Monday, February 25, 2013

Where Does It Go, A Different Kind of Cobra, A Lightning, Not Very Pretty, and A Scooter

So Where Does It Go When I'm Gone?

We've lost several long-time aerospace photographers and image collectors lately, the most recent of whom was Dave Menard. All of this unfortunate but inevitable passing has raised a question regarding the disposition of our collections when we shuffle off this mortal coil (hyperbole, that, but appropriate nonetheless). A number of nationally and internationally-known collectors are affiliated with this project, and the comments and opinions have been flying regarding Dave's collection, our own personal collections, and the ultimate disposition of collections in general, which in turn has resulted in a personal determination. Let's think about this for a minute, because lack of preparation can cause Truly Bad Things to happen to the best of private collections and the subsequent loss of priceless aviation history.

First, let's consider some of the alternatives and their probable ramifications:

You can do nothing at all, and let nature take its course. If you're lucky, your spouse, parents, children, or other blood kin will do the right thing by your collection, but most likely luck won't come into it and they'll jump straight to Plan A, which is to gather up said collection and head straight for the nearest dumpster. A few survivors won't do that, either because they understand the significance of the collection or because they smell money (in which case they run for E-Bay instead of the dumpster), but mostly they will, which is a real good reason to put something in writing regarding disposition of your photography and/or library.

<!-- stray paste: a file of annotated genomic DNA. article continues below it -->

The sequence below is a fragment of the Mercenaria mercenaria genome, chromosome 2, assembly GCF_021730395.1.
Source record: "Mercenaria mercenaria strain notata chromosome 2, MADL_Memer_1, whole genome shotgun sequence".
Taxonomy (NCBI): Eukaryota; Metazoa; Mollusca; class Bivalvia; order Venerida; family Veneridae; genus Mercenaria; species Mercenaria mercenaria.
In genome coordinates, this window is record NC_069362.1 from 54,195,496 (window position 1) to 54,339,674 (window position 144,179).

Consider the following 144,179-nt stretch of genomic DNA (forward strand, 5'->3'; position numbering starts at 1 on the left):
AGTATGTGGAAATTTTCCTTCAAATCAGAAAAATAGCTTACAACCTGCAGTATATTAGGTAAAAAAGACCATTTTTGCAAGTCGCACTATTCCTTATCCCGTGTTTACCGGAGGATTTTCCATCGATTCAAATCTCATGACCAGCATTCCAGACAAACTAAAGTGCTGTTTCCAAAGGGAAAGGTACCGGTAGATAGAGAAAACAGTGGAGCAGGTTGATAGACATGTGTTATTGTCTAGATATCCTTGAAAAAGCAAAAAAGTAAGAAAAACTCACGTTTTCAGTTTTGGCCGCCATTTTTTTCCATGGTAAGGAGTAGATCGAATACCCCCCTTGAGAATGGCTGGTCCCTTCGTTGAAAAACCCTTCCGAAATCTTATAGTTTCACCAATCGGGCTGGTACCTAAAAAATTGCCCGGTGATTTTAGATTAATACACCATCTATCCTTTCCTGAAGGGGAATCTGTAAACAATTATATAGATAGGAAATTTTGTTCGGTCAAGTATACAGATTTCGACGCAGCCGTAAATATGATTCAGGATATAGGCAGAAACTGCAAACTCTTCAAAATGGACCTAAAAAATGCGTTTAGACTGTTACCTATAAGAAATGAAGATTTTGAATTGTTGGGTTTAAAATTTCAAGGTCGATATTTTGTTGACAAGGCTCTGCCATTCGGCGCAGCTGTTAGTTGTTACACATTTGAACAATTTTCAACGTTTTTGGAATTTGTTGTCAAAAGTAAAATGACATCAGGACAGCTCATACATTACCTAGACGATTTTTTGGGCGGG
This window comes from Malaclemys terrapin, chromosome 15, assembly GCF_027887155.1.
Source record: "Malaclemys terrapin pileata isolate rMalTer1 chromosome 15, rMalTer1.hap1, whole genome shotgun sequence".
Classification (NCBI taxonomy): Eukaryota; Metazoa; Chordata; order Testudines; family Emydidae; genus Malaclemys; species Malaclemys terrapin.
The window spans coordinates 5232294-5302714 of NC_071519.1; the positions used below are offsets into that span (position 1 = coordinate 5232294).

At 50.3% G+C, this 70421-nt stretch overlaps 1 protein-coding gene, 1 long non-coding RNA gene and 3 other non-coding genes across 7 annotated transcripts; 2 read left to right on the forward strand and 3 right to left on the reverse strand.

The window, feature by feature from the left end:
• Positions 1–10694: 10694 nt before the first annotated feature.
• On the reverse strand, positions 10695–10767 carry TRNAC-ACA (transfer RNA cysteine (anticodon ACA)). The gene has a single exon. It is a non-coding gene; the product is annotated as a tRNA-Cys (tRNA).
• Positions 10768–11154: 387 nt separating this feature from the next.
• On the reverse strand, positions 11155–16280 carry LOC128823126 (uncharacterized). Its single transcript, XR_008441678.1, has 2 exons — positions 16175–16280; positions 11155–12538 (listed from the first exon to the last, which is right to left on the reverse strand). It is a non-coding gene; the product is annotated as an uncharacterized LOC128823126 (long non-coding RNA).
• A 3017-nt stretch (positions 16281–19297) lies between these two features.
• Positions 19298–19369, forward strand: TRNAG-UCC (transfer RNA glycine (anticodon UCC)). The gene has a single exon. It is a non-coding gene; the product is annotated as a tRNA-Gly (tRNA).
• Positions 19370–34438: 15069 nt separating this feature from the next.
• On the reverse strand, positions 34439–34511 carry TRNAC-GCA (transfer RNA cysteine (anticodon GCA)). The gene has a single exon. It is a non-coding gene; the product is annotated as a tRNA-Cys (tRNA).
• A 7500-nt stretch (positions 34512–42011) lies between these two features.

You can leave your stuff to a museum or educational institution. On the face of things that would be The Way to Go, since you'd be donating your assets to someone who can and will both appreciate your collection and treasure it as you would. The fly in that ointment is that a great many institutions just aren't funded to properly deal with extensive collections of photography or books; if you're lucky they'll organize them and make them available to serious researchers, but most such organizations just don't have the time or the staff any more (both of those things equate to MONEY, in case you're not being very bright today). Factor into that the methodology, personal beliefs, and outright whimsy of the staff of such organizations and your contribution becomes a crap-shoot of the highest order, and it gets even worse when we consider that directors and curators in museums and universities change jobs from time to time, just like the rest of us---the guy that just left knew what to do with that priceless photography, but the new guy doesn't, and really doesn't care either because you don't have the letters PhD after your last name. See where this is going?